The suites in 10 DeWolfe are designed for four residents, and each has an in-suite bathroom and kitchen, as well as a spacious common room that is perfect for studying or socializing. DeWolfe is also home to the Radcliffe Child Care Center and additional housing for Dunster House students.Residents enjoy DeWolfe’s proximity to the Charles River, the Freshman Dean’s Office, Berryline, Zinnekin's, Cafe Pamplona, and Santouka Ramen.
Grays, built in 1863, is often referred to as the Harvard Hilton due to its central location, spaciousness, hardwood floors,and large picture windows with excellent views of historic Harvard Yard. Past residents include Natalie Portman and Frank Rich. Home to about 100 freshmen, Grays consists of three vertical entryways whose “walk-up” architecture contributes to a strong sense of community. Suites are grouped into quads and quints with in-suite bathrooms and large common rooms. Grays also houses the Serenity and Mindfulness Room, where students can find peace away from the stresses of college life. Residents also enjoy close proximity to Massachusetts Avenue and student favorites like J.P. Licks and Mike's Pastry.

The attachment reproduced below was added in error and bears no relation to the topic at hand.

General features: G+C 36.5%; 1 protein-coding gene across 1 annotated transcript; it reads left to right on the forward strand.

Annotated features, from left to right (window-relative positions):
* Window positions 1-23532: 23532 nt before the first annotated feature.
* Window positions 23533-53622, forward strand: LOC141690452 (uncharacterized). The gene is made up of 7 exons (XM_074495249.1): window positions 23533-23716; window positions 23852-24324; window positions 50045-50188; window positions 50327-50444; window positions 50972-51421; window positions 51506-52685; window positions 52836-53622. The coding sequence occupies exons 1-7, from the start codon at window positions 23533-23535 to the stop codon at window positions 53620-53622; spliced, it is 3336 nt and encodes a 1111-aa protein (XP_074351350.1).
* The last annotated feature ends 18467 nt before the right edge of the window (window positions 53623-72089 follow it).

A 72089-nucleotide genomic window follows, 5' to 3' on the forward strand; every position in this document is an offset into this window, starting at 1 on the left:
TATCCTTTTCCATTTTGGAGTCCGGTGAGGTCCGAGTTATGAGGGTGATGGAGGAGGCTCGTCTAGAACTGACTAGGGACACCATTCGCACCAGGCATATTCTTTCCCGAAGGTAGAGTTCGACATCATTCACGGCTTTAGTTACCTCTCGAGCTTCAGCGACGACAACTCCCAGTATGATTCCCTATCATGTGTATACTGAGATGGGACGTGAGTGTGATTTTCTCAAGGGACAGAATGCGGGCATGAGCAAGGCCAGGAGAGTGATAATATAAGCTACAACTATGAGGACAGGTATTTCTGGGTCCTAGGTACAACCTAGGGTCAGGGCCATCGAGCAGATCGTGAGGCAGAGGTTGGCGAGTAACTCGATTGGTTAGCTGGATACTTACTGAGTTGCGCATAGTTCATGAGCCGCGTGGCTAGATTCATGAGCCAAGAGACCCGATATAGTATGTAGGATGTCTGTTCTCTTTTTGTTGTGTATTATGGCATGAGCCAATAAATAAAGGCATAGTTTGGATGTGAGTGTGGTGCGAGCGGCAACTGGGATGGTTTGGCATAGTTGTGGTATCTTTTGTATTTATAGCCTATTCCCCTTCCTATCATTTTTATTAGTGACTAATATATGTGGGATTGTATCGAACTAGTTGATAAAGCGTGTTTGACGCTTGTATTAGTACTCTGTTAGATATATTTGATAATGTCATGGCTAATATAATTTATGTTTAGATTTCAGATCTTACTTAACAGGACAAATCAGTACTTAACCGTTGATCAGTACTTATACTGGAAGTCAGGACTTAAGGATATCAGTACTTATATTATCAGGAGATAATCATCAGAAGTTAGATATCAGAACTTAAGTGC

Matthews, completed in 1872 and named after Nathan Matthews, was home to Matt Damon, Chuck Schumer, and Senator Barney Frank. Thanks in part to two main foyers in the building, freshmen within the dorm get to know each other well. Situated in the heart of Harvard Yard, Matthews suites are doubles or triples with shared hallway bathrooms and spacious suite common rooms. Matthews also contains the Ecker Reading Room, a cozy space for relaxing and studying, and two large practice rooms with pianos that are perfect for collaborating with friends. Many past residents say they will really miss Matthews’ centralized location, with its view of the Yard and its proximity to student hubs like Cafe Gato Rojo, Starbucks, and CVS.
Weld – constructed in 1873 through donations by shipping magnate William Fletcher Weld, in memory of his deceased younger brother, Stephen Minot Weld – was home to President John F. Kennedy during his freshman year. Consisting primarily of quints and sextuplets with a mix of in-suite and hallway bathrooms, Weld also boasts long open hallways and an elevator, making it a very friendly dorm. A hidden gem on campus is Weld's sun-filled "observatory" at the top of the building, a great study space with unparalleled views of campus. Bustling with activity, Weld basement is also home to Yard Operations and Dorm Crew, where one goes for toilet paper, free CFL light bulbs, or to ask for help with a problem relating to your room. Many remark that one of the best parts of Weld is its proximity to “everything important” at Harvard including Widener, the John Harvard statue, and Harvard Square.